119.While we welcome the UK’s commitment to delivering the SDGs in the Arctic, we are concerned that the FCO has not made any material change to their Arctic policy in light of the move from “responsible” to “sustainable” development. Rod Downie from WWF praised Beyond the Ice for “its focus on climate change” but stated that “ we clearly need to meet those words with actions.”178 When we asked what had changed following the move to sustainable development the Minister responded:

The reason I was slightly puzzled is that they are absolutely inherent and embedded in the structure of entire policy and everything we are doing in this area. In terms of what they actually add and change, it is slightly more difficult to say “we built this in this way but not in that way.”179

120.We had hoped to have a more explicit link of policy to specific SDGs. In particular, the application of SDG 13 “Climate Action” to the Arctic seems inconsistent. For example, SDG 13 includes the target to “integrate climate change measures into national policies, strategies and planning” but the UK’s Arctic Policy notes that supplying the world’s continuing demand for oil and gas “for decades to come” will “require exploration of new potential resources, with the Arctic with its significant hydrocarbon reserves, potentially playing a major role.”180

121.In recent years there has been a move away from drilling for oil and gas in the Arctic thanks in part to lower oil prices. Rod Downie told us that since the last Environmental Audit Committee report on Protecting the Arctic in 2012, there has been “something of a groundswell of commitments not to drill for oil and gas in the Arctic”.181 Commitments have come from both nations and private companies. For example, in December 2016, the Prime Minister of Canada Justin Trudeau committed to an indefinite moratorium on new rights to drill in Canadian Arctic waters. At a private company level, in May 2016 the French oil giant Total ruled out Arctic oil drilling. Rod Downie commented that “very interestingly, they cited not only the high risks of operating in the Arctic but also that they felt [their decision] was incompatible with the Paris climate change agreement.”182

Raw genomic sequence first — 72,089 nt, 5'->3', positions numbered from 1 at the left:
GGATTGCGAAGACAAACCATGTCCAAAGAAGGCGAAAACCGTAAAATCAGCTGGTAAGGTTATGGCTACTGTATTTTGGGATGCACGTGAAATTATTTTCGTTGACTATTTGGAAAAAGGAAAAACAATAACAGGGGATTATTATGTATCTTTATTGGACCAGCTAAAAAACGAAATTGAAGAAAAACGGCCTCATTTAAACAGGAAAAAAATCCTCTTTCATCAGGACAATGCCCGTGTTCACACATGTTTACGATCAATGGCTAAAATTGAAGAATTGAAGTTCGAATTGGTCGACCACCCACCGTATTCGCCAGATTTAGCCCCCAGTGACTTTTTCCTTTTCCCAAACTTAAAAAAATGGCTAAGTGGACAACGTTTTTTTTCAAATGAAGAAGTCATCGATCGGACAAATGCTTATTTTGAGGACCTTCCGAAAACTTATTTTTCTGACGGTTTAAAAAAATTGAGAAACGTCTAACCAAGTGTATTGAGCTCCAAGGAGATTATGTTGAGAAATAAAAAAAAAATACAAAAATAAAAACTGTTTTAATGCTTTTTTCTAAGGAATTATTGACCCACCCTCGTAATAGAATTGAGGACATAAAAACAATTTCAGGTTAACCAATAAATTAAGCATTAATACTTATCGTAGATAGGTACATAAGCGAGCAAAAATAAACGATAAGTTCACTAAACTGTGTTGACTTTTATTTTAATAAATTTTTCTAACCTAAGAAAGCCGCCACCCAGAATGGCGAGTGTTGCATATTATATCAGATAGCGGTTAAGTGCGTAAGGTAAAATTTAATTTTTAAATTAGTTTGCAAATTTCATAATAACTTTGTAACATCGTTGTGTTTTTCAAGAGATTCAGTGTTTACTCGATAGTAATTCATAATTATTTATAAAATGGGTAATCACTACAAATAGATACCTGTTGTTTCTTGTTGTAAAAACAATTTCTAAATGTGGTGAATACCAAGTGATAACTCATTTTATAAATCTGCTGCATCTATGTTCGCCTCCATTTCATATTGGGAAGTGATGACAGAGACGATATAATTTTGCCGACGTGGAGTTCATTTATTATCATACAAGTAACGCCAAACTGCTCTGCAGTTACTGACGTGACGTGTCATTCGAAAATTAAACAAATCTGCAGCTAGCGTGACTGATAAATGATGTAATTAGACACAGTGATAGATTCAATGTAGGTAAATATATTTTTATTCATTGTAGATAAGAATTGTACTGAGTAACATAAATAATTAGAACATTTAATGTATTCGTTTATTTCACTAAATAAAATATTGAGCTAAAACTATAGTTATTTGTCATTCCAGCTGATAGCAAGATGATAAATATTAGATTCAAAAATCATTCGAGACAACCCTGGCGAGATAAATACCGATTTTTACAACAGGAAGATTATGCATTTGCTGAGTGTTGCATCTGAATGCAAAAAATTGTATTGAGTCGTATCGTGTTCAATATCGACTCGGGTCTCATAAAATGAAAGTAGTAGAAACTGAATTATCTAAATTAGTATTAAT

122.Dr Yumashev of Lancaster University explained that to meet inevitable residual demand for fossil fuels, a limited amount of fossil fuels needs to be used in order to meet the Paris Agreement and that “the Arctic fuels, if we want to purse that 2 degree target - or even more ambitious - appear to be too expensive.”183 When we asked the Minister for the Polar Regions about the Government’s position on drilling in the Arctic he responded that “as a specific issue it has never come across my desk to be put in that sort of way.”184 Following the evidence session, the Minister wrote to us to say that “the UK approach supports measures to reduce the demand for oil and gas though the development of a low-carbon economy while opposing restrictions that would affect the UK’s security of supply, affordability and sustainability.” The Minister also commented that, under the Paris Agreement, any emissions resulting from the extraction and use of hydrocarbons in the Arctic would be a matter for the nation concerned rather than the UK but that the “UK will continue to lead international calls for ambitious action to tackle climate change.”185